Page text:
Parentage—Patons—Grandholm—Jersey—"Peninsular War"—School and schoolmasters—Flogging—College—Competition for bursaries—Home life—Aunt and grand-aunt—Holiday rambles—Letter.
John Hill Burton, the subject of this notice, was born on the 22d of August 1809, in the Gallowgate of Aberdeen. He was wont to style himself, as in his childhood he had heard himself described, "The last of the Gallowgate bairns;" the Gallowgate being an old part of Aberdeen devoted chiefly to humble trade, no one, in modern times at least, even distantly connected with gentility living there.
His father, William Kinninmont Burton, is believed to have been an only son, and no kith or kin of his were ever seen or heard of by his children. The only relic of their father's family possessed by them is a somewhat interesting miniature on ivory, well painted in the old-fashioned style, representing a not beautiful lady in antique head-dress and costume, and marked on the back "Mary Burton." William Kinninmont Burton held a commission in the army, though he had not been originally intended for a military life. He was, it is supposed, engaged in trade in London when the military enthusiasm, excited by the idea of an invasion of Great Britain by Napoleon, fired him, like so many other young men, into taking up arms as a volunteer. In the end of last century he came to Aberdeen as a lieutenant in a regiment of "Fencibles," or some such volunteer title, and there captivated the affections of a beautiful young lady, Miss Eliza Paton, a daughter of the laird of Grandholm, an estate four miles distant from Aberdeen. Of this lady and of her family a few words must be said.
So small was the value of land in Scotland in the beginning of the century, that it is safe to suppose the estate of Grandholm yielded less than one-third of its present rental. The circumstances and social position of the family were, besides, seriously lowered by the extraordinary character of the then laird. John Paton, grandfather of Dr Burton, was a man not devoid of talent, and of a strikingly handsome gentlemanly appearance and manner. He married, early in life, a beautiful Miss Lance, an Englishwoman, who, after bearing him ten children in about as many years, fell into a weak state of health, of mind as well as body. The laird nursed his wife devotedly for a long period of years, cherishing her to the exclusion of all other persons or interests. His children he regarded as the enemies of his adored wife, and consequently of himself, and his conduct to them from first to last was little less than brutal. When the enfeebled wife at last died, the husband's grief verged on madness.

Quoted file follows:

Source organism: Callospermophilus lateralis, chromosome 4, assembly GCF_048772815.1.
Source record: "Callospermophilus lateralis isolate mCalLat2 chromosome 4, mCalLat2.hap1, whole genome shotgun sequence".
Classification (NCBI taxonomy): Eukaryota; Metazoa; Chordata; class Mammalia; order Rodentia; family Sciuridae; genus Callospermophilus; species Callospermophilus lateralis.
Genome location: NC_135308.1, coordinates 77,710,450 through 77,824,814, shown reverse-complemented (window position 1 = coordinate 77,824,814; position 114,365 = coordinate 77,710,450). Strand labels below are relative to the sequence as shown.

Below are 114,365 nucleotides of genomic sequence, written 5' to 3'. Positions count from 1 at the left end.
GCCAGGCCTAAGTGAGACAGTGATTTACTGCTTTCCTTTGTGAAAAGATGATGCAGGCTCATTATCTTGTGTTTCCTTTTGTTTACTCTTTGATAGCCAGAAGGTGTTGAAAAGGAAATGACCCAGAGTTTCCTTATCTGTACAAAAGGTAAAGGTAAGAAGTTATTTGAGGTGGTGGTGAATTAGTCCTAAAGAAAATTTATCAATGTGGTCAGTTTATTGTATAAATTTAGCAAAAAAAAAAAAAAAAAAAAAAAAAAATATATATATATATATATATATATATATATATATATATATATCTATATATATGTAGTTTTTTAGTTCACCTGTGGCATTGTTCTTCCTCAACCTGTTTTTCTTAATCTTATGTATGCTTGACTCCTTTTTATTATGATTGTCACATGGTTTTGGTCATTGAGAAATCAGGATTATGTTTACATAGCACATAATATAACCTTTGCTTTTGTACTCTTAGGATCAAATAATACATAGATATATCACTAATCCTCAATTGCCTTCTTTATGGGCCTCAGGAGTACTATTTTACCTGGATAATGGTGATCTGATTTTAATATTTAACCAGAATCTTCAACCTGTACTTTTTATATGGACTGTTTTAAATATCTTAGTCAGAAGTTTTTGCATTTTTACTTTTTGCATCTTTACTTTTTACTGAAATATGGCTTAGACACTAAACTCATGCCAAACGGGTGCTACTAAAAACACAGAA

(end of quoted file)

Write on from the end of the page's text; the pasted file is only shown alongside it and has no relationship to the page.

He would not allow her body to be buried in the ordinary manner, but caused a tomb to be erected in a wood near the house of Grandholm, where the corpse was placed in an open coffin, and where the bereaved husband could go daily to bewail his loss. The distracted mourner rejected all attentions from children, relatives, or friends, yet apparently dreaded being left alone, for he advertised for a male companion or keeper to bear him company....